The next step is to sign your code. Although this is not necessary but highly recommended to allow application to establish SSL connection without any trouble; without signing the app, you might face some issues with the connection if the firewall on macOS is turned on which is likely the case. After starting the app for the first time, you’d get a confirmation dialog by firewall to accept the connection or not. However, because of the complex issue involved with Keychain and firewall signing the app, the SSL connection would fail and you would be asked to restart the app.
To avoid this issue, you need a certificate; iOS developers registered with Apple already have their certificate and if you can refer to the Apple’s official website for detailed instructions. Install that certificate in the Keychain and open NSLogger project in Xcode.
From there navigate to “All Configuration” >> “Code Signing Section” and select your identity. For detailed instructions and more explanation, you can see the information provided here.
NSLogger Feature Summary
NSLogger is an alternative of the traditional logging methods like NSLog in iOS development and it has several advantages like image logging, filtering, timing information and others.
- Developers can view logs directly from NSLogger desktop viewer, send logs to local network for team collaboration or send logs to remote clients using services like Bugfender.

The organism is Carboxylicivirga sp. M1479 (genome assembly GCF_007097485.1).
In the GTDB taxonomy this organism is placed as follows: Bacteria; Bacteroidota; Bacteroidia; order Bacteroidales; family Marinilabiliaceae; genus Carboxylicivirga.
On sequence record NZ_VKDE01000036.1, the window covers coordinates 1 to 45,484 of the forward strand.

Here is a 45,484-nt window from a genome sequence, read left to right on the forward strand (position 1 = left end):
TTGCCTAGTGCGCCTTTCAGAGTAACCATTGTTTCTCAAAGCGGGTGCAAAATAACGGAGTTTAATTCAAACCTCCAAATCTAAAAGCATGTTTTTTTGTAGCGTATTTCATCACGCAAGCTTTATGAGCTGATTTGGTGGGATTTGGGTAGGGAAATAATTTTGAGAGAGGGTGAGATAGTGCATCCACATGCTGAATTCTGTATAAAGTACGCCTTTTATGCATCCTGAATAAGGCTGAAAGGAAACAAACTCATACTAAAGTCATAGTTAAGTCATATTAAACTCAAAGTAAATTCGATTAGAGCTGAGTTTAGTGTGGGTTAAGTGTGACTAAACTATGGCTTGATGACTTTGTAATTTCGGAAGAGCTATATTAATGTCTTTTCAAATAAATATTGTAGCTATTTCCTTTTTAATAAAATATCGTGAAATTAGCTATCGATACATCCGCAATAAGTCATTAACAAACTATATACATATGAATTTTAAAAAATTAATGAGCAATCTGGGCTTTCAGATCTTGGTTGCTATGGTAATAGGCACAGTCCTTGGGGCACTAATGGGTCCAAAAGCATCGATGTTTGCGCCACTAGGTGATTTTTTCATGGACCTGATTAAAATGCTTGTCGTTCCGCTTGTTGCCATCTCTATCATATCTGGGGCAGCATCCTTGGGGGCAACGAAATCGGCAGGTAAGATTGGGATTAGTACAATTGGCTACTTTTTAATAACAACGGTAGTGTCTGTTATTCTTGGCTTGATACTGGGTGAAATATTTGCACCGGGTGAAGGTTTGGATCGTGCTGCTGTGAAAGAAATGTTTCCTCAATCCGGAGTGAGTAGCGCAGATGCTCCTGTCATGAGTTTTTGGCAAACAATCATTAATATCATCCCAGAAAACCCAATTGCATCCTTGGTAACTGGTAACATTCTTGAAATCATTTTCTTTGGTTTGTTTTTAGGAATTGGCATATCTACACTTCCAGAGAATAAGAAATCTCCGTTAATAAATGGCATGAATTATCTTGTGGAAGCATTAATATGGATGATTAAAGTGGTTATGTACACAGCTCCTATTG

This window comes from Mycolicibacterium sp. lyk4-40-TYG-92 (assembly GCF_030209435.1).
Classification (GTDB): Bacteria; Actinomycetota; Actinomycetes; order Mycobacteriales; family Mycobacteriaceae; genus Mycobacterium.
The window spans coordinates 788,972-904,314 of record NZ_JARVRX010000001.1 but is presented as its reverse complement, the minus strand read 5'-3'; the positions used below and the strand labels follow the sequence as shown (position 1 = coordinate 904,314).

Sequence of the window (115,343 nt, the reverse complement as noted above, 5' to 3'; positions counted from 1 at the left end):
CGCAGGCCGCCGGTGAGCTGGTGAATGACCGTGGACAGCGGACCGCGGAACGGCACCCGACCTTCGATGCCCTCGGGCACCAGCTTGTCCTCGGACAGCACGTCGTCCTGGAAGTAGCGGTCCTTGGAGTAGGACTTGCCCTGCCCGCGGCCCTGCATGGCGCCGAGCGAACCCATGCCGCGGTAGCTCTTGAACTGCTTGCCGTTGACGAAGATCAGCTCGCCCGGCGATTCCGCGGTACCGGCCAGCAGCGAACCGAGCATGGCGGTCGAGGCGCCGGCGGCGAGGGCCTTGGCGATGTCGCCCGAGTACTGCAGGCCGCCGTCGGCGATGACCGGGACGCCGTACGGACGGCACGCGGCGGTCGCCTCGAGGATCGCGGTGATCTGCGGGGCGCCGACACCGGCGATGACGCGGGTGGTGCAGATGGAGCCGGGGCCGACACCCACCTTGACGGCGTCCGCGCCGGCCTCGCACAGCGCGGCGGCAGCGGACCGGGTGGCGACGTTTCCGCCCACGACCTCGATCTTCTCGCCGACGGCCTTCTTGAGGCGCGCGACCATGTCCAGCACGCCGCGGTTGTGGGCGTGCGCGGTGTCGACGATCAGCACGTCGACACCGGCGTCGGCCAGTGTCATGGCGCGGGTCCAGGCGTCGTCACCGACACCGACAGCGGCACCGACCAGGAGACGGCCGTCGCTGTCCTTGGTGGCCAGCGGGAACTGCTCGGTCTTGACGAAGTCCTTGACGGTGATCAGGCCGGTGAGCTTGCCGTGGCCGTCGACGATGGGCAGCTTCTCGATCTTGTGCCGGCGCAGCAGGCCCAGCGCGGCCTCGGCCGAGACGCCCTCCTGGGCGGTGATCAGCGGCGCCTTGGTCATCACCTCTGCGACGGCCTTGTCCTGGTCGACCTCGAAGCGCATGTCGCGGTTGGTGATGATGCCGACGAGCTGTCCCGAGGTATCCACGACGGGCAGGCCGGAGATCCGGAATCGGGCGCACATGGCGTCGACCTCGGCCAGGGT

- It provides secure connection for logging and uses SSL for encryption.
- NSLogger can export logs to text files.
- Log data could be categorized based on its characteristics.
- Log data could be filtered using advance options.
- Logs could be saved or shared with other collaborators.
NSLogger is fully compatible with Bugfender and both platforms can provide excellent logging features to developers and testers. Although NSLogger is an amazing logging framework, it only works with local devices and cannot work remotely. However, in most of the cases it is not possible to have the intended device with you to check the logs and reproducing the exact bug in controlled environment is not an option. With the help of Bugfender, developers and testers can remotely access all the logs on devices located thousands of miles away.
Besides remote logging features, Bugfender provides full control over the logging process to the developers so they can manage the devices they want to log without gathering unnecessary log data from devices where the app works perfectly. For example, if the app is not working on a particular model then developers can opt to gather log data from those devices and disable logging feature on other devices.
Another great benefit of using Bugfender is its ability to overcome the issue of device fragmentation. This refers to thousands of different devices running different variants of the operating system that makes it impossible for developers to optimize and test their apps on all of those devices. That’s why developers mainly focus on most popular devices and lose the entire audience running other devices. Bugfender resolves this issue and prevent negative feedback from users by allowing developers to discover the bugs before users do.